A college degree might be entirely unnecessary. So argued Charles Murray in the NYT over the weekend. A radical thought when it seems like we’ve reached the point, here in the rarified world of DC, where graduate and/or professional degrees are the staus quo.
It’s a provocative notion, in theory, but I find his argument lacking. He vacillates between a couple different rationales, which undoubtedly undermines any persuasiveness he might have had in focusing on one core point.
Some thoughts on the points he seems to make (and subsequently, well, “unmake”), in no particular order…
There’s too much of a premium placed on ivy league or elite institutions — Agreed, 110%. I went to a state school after being accepted elsewhere for a variety of reasons. Internships, networking, and plain old initiative can do wonders for career advancement, regardless of the name on your degree. Murray mentions “stripping away the halo” of going to a prestigious school, which almost makes me think he’s mistaking his real argument against intellectual snobbery for dismissing a college degree writ large.
The majority of people don’t have the intellectual heft to succeed in any college setting — Oh, please. Taking the above point into consideration and admitting we aren’t all going to Harvard, I find it difficult to believe the “average” high school graduate can’t sustain a passing GPA at a run-of-the-mill state school. The statistics he cites are flimsy and don’t do much of anything to support this point. If it’s truly the case that the average person can’t hack it, we should be deeply mortified about the state of our public education system — and the answer to that failure, our failure, isn’t, “oh, well, then they shouldn’t go to college.”
Certification tests should take the place of a degree as the bar by which to judge readiness to enter the workforce in a given profession — Maybe if we were all going to work on an assembly line in a factory or something. In a service-sector based economy, it’s difficult to quantify such a thing. A liberal arts education in whichever field one happens to choose at least guarantees a basic level of mathematical proficiency and facility with the spoken and written word, which is what one’s generic office or retail employer is looking for anyway.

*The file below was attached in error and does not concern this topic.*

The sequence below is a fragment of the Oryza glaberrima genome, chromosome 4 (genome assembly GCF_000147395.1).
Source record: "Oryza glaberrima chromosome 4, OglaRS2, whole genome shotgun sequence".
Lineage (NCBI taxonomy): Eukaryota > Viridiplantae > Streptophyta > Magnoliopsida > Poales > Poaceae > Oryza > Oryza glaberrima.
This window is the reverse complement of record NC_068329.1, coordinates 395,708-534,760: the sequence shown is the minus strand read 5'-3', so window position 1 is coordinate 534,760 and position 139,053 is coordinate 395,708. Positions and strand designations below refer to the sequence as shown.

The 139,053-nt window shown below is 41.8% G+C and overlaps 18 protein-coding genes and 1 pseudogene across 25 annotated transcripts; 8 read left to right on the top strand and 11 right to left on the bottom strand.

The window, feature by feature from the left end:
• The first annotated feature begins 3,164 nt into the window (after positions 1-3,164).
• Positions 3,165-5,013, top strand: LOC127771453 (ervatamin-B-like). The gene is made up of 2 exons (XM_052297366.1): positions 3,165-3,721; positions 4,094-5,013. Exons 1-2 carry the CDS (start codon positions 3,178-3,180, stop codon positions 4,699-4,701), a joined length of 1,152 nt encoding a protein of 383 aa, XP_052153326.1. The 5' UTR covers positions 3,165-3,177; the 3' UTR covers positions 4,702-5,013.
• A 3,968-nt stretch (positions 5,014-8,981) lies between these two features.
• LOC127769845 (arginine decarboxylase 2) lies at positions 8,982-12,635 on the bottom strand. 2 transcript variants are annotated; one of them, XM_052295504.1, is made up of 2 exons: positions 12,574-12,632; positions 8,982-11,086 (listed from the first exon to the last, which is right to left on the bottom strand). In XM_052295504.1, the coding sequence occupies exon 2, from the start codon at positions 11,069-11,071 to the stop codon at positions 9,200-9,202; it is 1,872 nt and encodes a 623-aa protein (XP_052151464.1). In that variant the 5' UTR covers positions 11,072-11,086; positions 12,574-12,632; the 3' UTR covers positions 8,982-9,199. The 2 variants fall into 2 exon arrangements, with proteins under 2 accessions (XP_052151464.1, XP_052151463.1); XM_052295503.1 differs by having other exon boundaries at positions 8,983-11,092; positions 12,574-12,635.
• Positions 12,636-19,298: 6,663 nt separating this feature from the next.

College is prohibitively expensive — Noooo kidding! I was lucky in going mostly on scholarship because there is no way my mother could have afforded it while working two jobs just to keep food on the table and a roof over our heads. That yearly tuition at some of the better schools is higher than my current salary is kind of mindboggling. There should definitely be greater investment in community colleges (btw, DC should get on this instead of debating it every year or two) and government supported financial aid programs.
Ultimately, this is all irrelevant because the “bachelors as minimum education requirement” is a sea-change of sorts that isn’t just going to be rolled back — particularly as the job market gets tighter in today’s economy. Education is a good thing, it makes us better citizens, promotes understanding and tolerance of the world around us (vital in a globalized world), and creates a safety net of sorts in one’s professional life regardless of the career one pursues. All of these are good things. Telling people otherwise strikes me as the impractical sort of idea that could only be cooked up in the world of academia (said by a woman who works at a think tank and aspires to be entirely overeducated).